Now the Hebrew Bible make a distinction between sins of ignorance and sins of defiance. Sins of ignorance are sins that we inadvertently overstep the bounds that God has placed. Sins of defiance are the sins of the high hand, where one raises their fists in the face of God in defiance of what he has revealed. According to the Old Testament there was atonement for sins of ignorance, but not sins of defiance. If you shook your fist in the face of God, the ultimate consequence would be death rather than a provision of atonement. Paul explains that he was guilt of sins of ignorance. He was seeking to serve God as a Jewish person but in fact he was persecuting Christ and his church.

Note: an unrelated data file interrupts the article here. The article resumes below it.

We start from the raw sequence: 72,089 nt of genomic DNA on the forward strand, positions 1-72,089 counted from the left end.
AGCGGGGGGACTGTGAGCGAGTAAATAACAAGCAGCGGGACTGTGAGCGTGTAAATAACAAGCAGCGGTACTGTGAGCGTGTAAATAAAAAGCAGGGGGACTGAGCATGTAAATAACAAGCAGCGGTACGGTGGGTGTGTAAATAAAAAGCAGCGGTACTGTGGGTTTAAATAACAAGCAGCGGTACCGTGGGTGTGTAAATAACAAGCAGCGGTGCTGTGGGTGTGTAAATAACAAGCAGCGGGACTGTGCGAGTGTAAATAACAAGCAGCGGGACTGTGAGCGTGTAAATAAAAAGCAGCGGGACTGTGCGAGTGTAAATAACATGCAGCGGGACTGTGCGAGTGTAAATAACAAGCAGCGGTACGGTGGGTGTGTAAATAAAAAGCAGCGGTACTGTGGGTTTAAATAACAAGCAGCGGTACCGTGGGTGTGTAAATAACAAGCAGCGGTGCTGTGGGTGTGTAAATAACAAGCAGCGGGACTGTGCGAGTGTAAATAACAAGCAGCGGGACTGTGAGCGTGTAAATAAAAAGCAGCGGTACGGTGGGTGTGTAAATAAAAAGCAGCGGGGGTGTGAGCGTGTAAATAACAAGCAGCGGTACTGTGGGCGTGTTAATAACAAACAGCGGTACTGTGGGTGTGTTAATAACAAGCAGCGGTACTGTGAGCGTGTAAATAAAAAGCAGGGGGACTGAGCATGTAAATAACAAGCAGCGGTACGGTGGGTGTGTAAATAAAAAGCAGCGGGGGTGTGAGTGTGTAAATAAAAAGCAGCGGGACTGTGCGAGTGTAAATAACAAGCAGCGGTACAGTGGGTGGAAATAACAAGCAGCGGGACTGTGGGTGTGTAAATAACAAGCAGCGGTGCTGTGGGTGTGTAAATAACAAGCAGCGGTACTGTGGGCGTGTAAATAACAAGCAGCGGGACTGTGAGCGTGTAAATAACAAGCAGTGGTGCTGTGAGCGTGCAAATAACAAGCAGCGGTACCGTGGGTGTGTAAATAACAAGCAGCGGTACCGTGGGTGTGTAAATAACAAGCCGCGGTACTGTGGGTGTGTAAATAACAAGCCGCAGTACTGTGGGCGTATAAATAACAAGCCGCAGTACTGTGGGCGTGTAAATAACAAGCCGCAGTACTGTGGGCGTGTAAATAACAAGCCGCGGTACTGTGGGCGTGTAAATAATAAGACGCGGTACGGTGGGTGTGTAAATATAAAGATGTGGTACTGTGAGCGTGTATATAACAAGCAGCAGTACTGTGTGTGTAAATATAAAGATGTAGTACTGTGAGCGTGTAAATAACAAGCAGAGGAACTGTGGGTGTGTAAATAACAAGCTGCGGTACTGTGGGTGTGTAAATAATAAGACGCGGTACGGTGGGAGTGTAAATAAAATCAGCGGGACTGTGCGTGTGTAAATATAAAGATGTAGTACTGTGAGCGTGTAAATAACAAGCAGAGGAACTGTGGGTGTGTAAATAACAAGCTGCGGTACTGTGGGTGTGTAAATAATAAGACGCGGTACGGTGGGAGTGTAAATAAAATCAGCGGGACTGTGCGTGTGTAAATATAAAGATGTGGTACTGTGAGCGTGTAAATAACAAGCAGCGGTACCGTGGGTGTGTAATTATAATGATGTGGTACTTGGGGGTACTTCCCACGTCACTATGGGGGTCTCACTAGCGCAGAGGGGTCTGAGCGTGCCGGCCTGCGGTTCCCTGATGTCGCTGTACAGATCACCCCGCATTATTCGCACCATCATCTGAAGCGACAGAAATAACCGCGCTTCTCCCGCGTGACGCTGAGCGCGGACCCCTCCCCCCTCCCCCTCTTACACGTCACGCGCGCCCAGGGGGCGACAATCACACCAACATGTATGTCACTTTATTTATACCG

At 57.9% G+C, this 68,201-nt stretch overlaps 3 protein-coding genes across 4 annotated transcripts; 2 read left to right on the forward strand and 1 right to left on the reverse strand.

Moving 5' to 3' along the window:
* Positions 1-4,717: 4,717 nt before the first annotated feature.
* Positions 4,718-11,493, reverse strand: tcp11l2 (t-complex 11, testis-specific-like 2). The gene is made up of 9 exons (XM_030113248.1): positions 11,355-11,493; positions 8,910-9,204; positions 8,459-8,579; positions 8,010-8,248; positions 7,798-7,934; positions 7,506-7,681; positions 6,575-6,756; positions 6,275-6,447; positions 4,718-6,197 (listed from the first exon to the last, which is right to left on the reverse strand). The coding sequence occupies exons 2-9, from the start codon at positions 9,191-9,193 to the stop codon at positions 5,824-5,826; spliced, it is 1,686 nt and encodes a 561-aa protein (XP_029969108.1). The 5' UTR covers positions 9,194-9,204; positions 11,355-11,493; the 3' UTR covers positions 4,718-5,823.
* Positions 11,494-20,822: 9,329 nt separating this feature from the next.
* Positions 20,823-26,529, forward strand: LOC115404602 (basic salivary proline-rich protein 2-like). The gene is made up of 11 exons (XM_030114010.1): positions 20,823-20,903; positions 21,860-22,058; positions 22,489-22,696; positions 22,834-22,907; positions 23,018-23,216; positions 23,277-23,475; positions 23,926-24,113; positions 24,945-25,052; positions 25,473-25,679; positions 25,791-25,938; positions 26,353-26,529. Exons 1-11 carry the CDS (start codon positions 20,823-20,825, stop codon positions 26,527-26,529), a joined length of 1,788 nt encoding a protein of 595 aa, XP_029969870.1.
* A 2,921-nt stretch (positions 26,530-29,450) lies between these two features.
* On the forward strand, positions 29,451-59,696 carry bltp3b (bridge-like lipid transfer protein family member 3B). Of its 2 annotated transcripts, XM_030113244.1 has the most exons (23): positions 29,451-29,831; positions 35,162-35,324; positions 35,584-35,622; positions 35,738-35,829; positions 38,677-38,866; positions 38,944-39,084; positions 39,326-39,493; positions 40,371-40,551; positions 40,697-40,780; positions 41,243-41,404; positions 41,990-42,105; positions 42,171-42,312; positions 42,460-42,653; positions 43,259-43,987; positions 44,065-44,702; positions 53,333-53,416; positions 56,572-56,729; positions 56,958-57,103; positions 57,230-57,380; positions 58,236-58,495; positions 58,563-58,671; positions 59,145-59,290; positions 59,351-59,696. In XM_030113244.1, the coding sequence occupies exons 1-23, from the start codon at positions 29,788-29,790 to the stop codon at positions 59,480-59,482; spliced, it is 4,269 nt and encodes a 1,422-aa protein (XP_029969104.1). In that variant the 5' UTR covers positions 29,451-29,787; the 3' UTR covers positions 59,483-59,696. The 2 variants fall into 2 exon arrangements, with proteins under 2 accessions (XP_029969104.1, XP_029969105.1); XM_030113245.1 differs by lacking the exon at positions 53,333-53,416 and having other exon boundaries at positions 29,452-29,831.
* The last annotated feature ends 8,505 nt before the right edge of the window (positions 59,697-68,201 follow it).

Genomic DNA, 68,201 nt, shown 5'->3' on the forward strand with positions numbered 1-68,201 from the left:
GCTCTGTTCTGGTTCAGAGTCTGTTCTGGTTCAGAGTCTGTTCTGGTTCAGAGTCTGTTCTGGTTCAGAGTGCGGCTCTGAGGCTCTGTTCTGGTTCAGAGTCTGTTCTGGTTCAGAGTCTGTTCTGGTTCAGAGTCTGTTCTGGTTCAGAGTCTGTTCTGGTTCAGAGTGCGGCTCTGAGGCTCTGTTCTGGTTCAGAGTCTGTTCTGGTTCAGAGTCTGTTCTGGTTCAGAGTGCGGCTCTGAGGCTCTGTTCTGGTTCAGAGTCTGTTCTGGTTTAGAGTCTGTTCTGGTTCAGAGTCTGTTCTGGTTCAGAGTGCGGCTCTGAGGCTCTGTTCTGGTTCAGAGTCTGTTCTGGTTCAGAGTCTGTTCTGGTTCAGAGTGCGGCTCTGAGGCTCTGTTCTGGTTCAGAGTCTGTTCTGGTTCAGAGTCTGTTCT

2. Paul’s example, 15-16
Paul refers to himself in verse 15 as the foremost of sinners. Jesus came into the world to save sinners, among whom I am the foremost of all. The Good News here is that if God can save Paul, he can save anybody. Is anybody on this earth too wicked, too sinful to be saved? Paul says he is the foremost of sinners, and if God can save him, God can save anybody. Boy that’s Good News. Notice in verse 15, Paul says, it is a trustworthy statement. This is a favorite slogan or statement that Paul uses in the Pastoral Epistles. It is one of the reasons that some people say that these letters are not Pauline, because Paul doesn’t use this phrase in any of his other letters. But the expression is faithful is the word or translated it’s a trustworthy statement. It’s a formula that Paul uses in the Pastoral letters to introduce some important truths. Paul is introducing an important truth about God’s grace and how God in his mercy saved Paul, and that if God can save Paul the wonderful truth is God can save anybody.